Tuesday, June 30, 2015

The Immigration Consequences of Obergefell v. Hodges by Geoffrey A. Hoffman


The Supreme Court’s holding in Obergefell v. Hodges that the Fourteen Amendment guarantees the right to gay marriage in all states will have profound effects not just here in the U.S., but abroad. Immigration authorities already had recognized gay marriage if it was determined it was lawful where it was performed.  Previously, the Obama administration recognized the unconstitutionality of the so-called Defense of Marriage Act (DOMA). The administration’s position was subsequently justified when the high court struck down key provisions of DOMA in 2012 in United States v. Windsor.  In that decision, the court held that the Fifth Amendment applied to invalidate provisions of DOMA which sought to confine the federal definition of marriage and spouse to apply solely to heterosexual unions. Only after Windsor did the administration begin officially recognizing gay marriage for immigration purposes. Friday's decision in Obergefell goes even further than Windsor. Now, the Supreme Court has held not just the federal government cannot restrict the definition only to heterosexuals but that all the states must allow homosexual marriages, and importantly must recognize any such marriages which were lawfully entered into in other states (and presumably abroad, although the court’s decision does not explicitly say that).  In terms of contiguous countries to the U.S., it is worth noting that Canada has recognized and provided for homosexual marriage for about 10 years now.  In 2010, the Supreme Court of Mexico, by a vote of 8-2 upheld the constitutionality of Mexico City’s same-sex marriage law and also later ruled  that such marriages were valid throughout the entire country. For purposes of immigration, the fact that all states must allow for and provide homosexual marriages will do away with a major impediment which faced some immigrants who resided in states where such marriages previously were not permitted. Under certain situations immigrants who reside in the U.S. can adjust their status if they are in a bona fide, valid marriage to a U.S. citizen. It is no longer an impediment that they are homosexual and living in the U.S. in a state which doesn’t recognize gay marriage. That said, the decision also affects not just people trying to adjust their status but also people who are applying for certain immigration benefits, such as waivers from the immigration courts and administrative bodies, such as U.S. Citizenship and Immigration Services. Waivers may apply, depending on the type of case, where for example a person has a “qualifying relative” such as a U.S. citizen spouse and can show certain equities exist, such as “extreme hardship” to the qualifying relative. Other important relief may be available, such as lawful permanent resident cancellation of removal, and the recognition of same-sex marriage, although not specifically required by statute to make someone qualified for this type relief, will now be considered by the immigration judge as it relates to the overall equities of the case. Most importantly, as the majority of justices duly recognized in Obergefell, a decision to validate same-sex marriage is not just about the spouses involved, but also about their entire family unit:  the son or daughter of same-sex partners can now rest assured that the state will recognize their whole “family” as legitimate. Immigrants who find themselves in immigration proceedings will now be able to point to the Obergefell decision and the immigration authorities will be bound to take into account their entire family.  The government now must recognize them as bona fide parents, spouses, and children as a product of a legitimate same-sex marriage.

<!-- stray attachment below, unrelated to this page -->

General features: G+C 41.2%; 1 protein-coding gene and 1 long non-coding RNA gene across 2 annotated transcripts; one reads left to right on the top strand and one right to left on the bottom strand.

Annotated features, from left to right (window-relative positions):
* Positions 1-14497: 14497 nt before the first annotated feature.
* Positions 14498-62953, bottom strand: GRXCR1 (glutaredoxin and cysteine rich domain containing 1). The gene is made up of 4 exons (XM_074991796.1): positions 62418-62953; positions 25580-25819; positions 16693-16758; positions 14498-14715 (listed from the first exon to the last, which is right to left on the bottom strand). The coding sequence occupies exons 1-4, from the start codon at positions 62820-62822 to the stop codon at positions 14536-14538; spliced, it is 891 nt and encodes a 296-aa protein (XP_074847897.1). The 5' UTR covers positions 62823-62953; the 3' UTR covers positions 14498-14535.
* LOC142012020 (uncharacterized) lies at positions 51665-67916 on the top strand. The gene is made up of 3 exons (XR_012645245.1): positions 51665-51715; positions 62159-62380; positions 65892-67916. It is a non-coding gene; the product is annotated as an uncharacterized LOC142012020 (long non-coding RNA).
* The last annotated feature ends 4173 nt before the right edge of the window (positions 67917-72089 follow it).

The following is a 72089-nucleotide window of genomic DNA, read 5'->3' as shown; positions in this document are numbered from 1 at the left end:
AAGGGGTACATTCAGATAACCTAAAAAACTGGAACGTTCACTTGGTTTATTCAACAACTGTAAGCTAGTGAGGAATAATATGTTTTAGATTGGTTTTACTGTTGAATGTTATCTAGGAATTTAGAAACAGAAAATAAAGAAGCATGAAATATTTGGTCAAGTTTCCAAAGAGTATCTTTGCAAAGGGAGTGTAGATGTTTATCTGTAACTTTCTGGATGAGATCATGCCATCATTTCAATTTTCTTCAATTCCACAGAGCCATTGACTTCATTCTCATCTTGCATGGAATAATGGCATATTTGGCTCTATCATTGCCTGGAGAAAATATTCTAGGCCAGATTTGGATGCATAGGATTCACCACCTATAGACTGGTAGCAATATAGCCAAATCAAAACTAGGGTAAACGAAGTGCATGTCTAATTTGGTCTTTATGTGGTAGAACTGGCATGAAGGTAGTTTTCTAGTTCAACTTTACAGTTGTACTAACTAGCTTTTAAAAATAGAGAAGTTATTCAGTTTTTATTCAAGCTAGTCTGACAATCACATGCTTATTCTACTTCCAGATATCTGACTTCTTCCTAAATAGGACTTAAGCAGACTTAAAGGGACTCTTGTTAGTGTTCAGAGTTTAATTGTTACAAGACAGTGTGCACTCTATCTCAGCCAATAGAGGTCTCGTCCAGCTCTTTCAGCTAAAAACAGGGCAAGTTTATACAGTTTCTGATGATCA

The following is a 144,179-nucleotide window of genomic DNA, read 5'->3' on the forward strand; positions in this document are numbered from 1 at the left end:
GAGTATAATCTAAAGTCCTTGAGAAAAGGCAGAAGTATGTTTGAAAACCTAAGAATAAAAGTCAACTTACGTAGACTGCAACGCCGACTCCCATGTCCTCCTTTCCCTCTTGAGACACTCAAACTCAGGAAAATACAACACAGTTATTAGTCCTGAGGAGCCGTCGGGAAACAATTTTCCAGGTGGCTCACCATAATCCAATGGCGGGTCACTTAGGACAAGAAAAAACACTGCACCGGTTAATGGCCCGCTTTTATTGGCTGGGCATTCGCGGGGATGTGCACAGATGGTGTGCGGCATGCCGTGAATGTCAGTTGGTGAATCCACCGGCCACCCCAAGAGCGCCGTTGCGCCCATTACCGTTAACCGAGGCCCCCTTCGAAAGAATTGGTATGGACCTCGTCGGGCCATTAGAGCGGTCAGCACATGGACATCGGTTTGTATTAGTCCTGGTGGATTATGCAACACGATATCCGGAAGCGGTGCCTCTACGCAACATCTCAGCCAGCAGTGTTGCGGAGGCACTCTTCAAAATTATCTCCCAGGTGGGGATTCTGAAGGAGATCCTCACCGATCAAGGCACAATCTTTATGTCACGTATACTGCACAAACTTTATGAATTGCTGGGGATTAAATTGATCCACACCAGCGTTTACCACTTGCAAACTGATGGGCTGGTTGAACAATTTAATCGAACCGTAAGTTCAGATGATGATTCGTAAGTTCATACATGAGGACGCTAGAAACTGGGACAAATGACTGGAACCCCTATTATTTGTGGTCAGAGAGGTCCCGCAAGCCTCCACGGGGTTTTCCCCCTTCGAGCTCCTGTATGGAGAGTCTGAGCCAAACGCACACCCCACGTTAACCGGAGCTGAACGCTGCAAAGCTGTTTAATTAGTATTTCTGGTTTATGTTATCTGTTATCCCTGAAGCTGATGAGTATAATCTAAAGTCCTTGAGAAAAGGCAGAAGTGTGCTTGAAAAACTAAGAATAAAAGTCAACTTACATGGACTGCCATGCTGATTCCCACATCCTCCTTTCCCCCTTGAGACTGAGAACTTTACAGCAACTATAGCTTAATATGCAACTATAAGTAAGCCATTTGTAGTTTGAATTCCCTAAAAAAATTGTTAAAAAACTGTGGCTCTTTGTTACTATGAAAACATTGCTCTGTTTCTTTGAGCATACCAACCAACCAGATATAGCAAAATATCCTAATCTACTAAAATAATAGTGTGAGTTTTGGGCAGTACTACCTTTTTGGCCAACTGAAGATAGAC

Geoffrey A. Hoffman, Professor and Director, University of Houston Law Center Immigration Clinic


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